But even securing just the stoneflies’ protection was far from easy. WildEarth Guardians first petitioned for the listing of the meltwater lednian stonefly in 2007. The Xerces Society for Invertebrate Conservation and the Center for Biological Diversity filed a separate petition to list the western glacier stonefly in 2009. It would take a decade, a lawsuit and numerous treks into the mountains by Giersch and other researchers before Fish and Wildlife listed the stoneflies as threatened. (A threatened species is one that will likely become endangered in the near future, whereas an endangered species will likely become extinct in the near future.)
While such drawn-out legal battles are not uncommon when pursuing ESA listing, the process is often especially tough for less charismatic animals. Visitors to Glacier National Park can pick up a stuffed-animal grizzly bear, but they are unlikely to find memorabilia celebrating the stoneflies.
“Those photogenic megafauna are going to capture the imagination of more people, which I totally understand,” Giersch said. “They’re not coming to Glacier National Park to find some obscure little bug [insect] in a stream.”
The listing of not one but two stoneflies sets a couple of precedents. An estimated 250,000 to 500,000 insect species have gone extinct in the past 150 years, but only 100 of the ESA’s 1349 listed species are insects—a hugely disproportionate ratio compared to the biodiversity of insects worldwide, as well as their risk for extinction. As of 2023, the stoneflies are also two of only a handful of species listed because of the direct impacts of climate change on their populations. While climate change is considered harmful to many threatened and endangered species, Fish and Wildlife usually makes its listings based on threats from other human influences, such as deforestation, pollution, and the introduction of invasive species.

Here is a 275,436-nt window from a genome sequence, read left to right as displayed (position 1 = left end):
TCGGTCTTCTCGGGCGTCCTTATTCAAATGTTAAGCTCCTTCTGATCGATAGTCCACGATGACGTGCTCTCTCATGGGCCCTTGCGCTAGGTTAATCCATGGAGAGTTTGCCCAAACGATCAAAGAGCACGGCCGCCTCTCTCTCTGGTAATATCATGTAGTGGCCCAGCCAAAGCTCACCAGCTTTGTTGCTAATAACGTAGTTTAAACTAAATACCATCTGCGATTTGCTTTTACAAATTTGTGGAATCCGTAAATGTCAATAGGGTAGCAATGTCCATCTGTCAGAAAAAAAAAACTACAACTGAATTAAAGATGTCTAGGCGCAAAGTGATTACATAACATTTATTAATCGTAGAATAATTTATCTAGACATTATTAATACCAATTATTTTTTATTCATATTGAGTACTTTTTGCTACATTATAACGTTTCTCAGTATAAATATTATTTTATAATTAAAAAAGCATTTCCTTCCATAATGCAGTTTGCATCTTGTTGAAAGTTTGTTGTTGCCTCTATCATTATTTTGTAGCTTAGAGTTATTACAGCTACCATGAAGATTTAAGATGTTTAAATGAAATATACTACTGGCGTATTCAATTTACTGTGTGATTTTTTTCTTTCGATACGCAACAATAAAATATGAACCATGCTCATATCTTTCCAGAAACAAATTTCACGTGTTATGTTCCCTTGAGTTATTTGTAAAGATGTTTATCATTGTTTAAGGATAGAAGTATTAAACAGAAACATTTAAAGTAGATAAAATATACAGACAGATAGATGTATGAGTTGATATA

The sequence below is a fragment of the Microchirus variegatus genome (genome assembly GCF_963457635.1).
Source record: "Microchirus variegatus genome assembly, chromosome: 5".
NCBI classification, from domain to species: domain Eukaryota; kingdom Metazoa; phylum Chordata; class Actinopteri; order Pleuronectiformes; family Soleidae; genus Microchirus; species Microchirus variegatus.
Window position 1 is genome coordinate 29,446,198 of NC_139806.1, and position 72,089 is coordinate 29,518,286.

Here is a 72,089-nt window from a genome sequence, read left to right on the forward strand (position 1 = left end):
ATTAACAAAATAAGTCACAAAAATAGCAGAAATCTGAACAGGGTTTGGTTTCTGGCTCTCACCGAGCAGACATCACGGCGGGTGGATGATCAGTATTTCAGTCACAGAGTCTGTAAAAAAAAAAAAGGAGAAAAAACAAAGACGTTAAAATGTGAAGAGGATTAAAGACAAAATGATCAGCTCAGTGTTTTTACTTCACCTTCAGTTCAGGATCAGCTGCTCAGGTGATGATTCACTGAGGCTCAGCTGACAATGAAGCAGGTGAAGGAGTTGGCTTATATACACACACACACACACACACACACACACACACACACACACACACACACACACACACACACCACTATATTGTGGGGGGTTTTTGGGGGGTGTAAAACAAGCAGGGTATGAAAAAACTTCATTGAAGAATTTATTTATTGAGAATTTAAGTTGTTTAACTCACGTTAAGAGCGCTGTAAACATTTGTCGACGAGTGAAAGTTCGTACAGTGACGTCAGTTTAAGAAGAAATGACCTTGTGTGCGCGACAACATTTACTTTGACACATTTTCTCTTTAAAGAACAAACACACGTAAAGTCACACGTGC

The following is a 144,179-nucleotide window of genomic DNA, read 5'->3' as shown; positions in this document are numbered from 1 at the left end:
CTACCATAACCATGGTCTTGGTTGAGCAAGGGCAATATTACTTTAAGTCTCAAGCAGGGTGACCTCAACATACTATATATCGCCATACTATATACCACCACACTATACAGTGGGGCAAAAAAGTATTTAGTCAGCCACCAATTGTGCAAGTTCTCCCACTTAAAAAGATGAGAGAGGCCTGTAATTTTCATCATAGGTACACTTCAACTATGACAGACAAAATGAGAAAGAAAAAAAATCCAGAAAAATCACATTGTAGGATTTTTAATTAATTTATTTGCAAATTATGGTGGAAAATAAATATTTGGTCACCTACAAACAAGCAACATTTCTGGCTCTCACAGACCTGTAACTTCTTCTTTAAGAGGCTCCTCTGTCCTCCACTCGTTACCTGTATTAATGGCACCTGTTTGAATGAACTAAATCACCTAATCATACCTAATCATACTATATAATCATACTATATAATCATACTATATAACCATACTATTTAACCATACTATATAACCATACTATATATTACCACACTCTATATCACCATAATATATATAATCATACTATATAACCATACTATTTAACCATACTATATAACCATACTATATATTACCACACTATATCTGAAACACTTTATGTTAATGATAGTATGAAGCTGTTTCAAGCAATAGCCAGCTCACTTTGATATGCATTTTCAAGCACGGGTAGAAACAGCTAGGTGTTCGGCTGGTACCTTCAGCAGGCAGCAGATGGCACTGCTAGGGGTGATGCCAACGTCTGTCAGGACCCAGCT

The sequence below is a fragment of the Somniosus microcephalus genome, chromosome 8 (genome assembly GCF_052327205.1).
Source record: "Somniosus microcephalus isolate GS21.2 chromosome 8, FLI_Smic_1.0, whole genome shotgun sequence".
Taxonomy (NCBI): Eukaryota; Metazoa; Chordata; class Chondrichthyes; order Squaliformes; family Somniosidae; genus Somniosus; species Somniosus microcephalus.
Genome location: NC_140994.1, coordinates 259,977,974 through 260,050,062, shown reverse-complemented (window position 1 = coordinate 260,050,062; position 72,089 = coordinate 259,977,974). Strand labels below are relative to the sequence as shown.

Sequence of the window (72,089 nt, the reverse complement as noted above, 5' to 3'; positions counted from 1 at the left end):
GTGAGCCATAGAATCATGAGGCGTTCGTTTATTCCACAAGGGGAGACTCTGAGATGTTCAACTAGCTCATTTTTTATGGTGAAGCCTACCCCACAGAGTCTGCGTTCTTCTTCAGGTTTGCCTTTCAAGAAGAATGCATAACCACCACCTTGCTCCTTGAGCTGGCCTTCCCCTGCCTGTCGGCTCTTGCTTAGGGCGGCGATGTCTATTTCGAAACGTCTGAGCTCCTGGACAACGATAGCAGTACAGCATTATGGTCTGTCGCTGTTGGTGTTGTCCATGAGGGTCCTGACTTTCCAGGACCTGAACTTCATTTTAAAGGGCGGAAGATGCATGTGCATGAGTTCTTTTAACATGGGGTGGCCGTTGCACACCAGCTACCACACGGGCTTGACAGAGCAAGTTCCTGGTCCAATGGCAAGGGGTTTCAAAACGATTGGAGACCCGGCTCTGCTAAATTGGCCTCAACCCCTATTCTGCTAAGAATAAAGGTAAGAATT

In this select group of climate-endangered species—which includes polar bears, spotted seals, the Florida salt marsh vole, and a few species of penguins—the stoneflies stand out as the only invertebrates and some of the only species residing outside of the Arctic or Antarctic.